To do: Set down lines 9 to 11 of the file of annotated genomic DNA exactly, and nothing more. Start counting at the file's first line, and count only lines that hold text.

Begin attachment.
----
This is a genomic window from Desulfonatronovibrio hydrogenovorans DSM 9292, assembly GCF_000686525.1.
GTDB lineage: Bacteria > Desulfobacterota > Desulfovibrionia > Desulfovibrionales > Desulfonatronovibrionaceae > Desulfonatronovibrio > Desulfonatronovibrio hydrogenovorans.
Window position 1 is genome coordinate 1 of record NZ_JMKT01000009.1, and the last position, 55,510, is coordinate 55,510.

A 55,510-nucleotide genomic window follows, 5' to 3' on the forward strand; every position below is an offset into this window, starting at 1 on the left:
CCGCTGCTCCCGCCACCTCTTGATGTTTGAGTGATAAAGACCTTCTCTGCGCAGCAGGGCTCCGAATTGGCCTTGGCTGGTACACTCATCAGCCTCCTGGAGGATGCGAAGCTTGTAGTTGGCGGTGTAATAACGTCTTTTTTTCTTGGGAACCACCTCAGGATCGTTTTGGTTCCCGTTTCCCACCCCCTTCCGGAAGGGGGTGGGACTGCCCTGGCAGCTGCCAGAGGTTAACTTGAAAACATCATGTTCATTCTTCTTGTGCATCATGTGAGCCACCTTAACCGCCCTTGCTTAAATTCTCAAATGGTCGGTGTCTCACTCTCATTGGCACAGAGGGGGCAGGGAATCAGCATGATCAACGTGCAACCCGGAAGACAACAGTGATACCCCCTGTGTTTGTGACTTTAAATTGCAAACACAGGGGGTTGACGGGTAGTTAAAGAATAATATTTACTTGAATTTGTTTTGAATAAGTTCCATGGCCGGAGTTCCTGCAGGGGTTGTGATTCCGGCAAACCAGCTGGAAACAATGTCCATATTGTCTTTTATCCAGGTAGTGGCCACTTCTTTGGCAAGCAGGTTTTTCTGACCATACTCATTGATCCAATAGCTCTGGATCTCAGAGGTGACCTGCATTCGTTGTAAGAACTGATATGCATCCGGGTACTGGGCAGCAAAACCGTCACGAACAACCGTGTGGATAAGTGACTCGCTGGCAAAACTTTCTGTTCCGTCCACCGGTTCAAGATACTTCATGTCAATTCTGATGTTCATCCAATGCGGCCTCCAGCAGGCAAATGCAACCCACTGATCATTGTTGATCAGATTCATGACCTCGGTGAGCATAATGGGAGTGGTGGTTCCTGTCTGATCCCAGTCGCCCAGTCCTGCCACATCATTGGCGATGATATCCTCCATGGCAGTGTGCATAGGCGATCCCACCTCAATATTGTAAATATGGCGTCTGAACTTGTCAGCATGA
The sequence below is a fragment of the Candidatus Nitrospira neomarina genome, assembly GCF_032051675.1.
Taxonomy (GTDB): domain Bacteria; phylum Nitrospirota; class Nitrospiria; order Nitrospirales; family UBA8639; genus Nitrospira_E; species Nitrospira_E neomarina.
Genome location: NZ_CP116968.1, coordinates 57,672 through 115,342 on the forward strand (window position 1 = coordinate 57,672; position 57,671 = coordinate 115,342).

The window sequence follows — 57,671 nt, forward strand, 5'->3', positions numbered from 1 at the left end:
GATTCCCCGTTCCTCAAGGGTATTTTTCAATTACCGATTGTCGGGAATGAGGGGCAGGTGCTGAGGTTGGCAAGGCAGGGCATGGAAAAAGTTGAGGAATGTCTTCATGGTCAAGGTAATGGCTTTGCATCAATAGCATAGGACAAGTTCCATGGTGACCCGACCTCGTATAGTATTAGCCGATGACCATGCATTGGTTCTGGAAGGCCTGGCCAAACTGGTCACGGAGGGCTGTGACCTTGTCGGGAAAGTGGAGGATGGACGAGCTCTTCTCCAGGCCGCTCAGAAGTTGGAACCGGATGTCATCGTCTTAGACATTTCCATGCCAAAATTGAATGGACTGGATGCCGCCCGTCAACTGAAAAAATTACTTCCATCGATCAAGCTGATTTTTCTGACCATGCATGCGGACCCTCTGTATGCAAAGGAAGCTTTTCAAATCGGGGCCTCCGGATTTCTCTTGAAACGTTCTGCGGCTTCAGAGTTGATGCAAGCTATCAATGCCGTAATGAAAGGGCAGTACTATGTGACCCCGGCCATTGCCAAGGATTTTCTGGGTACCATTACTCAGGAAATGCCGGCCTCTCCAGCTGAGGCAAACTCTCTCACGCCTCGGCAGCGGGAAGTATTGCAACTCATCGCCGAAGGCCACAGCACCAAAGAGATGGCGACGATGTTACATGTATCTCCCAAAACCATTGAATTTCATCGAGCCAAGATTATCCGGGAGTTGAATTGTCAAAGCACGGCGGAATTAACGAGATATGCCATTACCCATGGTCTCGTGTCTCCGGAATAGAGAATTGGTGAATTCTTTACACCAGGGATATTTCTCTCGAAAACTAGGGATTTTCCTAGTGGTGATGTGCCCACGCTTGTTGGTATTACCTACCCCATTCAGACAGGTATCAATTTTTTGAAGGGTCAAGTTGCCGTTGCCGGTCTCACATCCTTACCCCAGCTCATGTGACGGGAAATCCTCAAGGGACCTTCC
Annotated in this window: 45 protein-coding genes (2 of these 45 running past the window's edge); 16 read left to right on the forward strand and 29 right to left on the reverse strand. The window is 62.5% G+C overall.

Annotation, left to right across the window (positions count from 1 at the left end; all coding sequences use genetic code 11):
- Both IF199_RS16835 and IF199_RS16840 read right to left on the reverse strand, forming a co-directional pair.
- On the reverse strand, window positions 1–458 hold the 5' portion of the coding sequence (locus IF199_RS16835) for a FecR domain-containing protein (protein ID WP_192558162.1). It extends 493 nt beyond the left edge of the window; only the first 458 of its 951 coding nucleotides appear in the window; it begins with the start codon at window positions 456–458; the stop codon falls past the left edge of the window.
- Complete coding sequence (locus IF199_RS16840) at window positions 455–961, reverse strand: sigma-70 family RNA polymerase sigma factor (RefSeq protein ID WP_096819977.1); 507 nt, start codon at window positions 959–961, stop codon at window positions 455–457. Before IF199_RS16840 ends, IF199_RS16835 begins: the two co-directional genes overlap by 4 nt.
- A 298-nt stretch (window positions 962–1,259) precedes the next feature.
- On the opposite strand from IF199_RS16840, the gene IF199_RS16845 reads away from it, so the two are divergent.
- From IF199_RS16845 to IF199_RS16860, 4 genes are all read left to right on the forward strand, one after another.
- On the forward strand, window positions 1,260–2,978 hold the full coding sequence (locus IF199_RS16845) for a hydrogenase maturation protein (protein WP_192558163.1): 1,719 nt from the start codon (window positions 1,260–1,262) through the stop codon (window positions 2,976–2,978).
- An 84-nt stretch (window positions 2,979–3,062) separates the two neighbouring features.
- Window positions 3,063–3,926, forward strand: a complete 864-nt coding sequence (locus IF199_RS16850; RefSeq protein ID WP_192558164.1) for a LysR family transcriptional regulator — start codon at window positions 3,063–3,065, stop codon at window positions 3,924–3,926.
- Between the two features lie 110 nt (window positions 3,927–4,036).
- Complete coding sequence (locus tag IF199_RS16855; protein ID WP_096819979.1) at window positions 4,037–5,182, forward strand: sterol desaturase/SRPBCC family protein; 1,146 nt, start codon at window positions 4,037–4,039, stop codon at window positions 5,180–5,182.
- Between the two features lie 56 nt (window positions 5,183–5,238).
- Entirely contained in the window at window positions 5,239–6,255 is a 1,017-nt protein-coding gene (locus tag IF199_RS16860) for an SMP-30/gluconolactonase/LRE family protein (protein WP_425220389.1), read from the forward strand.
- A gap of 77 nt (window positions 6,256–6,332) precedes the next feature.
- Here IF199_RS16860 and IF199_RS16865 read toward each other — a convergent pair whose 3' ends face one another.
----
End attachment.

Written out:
The window sequence follows — 57,671 nt, forward strand, 5'->3', positions numbered from 1 at the left end:
GATTCCCCGTTCCTCAAGGGTATTTTTCAATTACCGATTGTCGGGAATGAGGGGCAGGTGCTGAGGTTGGCAAGGCAGGGCATGGAAAAAGTTGAGGAATGTCTTCATGGTCAAGGTAATGGCTTTGCATCAATAGCATAGGACAAGTTCCATGGTGACCCGACCTCGTATAGTATTAGCCGATGACCATGCATTGGTTCTGGAAGGCCTGGCCAAACTGGTCACGGAGGGCTGTGACCTTGTCGGGAAAGTGGAGGATGGACGAGCTCTTCTCCAGGCCGCTCAGAAGTTGGAACCGGATGTCATCGTCTTAGACATTTCCATGCCAAAATTGAATGGACTGGATGCCGCCCGTCAACTGAAAAAATTACTTCCATCGATCAAGCTGATTTTTCTGACCATGCATGCGGACCCTCTGTATGCAAAGGAAGCTTTTCAAATCGGGGCCTCCGGATTTCTCTTGAAACGTTCTGCGGCTTCAGAGTTGATGCAAGCTATCAATGCCGTAATGAAAGGGCAGTACTATGTGACCCCGGCCATTGCCAAGGATTTTCTGGGTACCATTACTCAGGAAATGCCGGCCTCTCCAGCTGAGGCAAACTCTCTCACGCCTCGGCAGCGGGAAGTATTGCAACTCATCGCCGAAGGCCACAGCACCAAAGAGATGGCGACGATGTTACATGTATCTCCCAAAACCATTGAATTTCATCGAGCCAAGATTATCCGGGAGTTGAATTGTCAAAGCACGGCGGAATTAACGAGATATGCCATTACCCATGGTCTCGTGTCTCCGGAATAGAGAATTGGTGAATTCTTTACACCAGGGATATTTCTCTCGAAAACTAGGGATTTTCCTAGTGGTGATGTGCCCACGCTTGTTGGTATTACCTACCCCATTCAGACAGGTATCAATTTTTTGAAGGGTCAAGTTGCCGTTGCCGGTCTCACATCCTTACCCCAGCTCATGTGACGGGAAATCCTCAAGGGACCTTCC
Annotated in this window: 45 protein-coding genes (2 of these 45 running past the window's edge); 16 read left to right on the forward strand and 29 right to left on the reverse strand. The window is 62.5% G+C overall.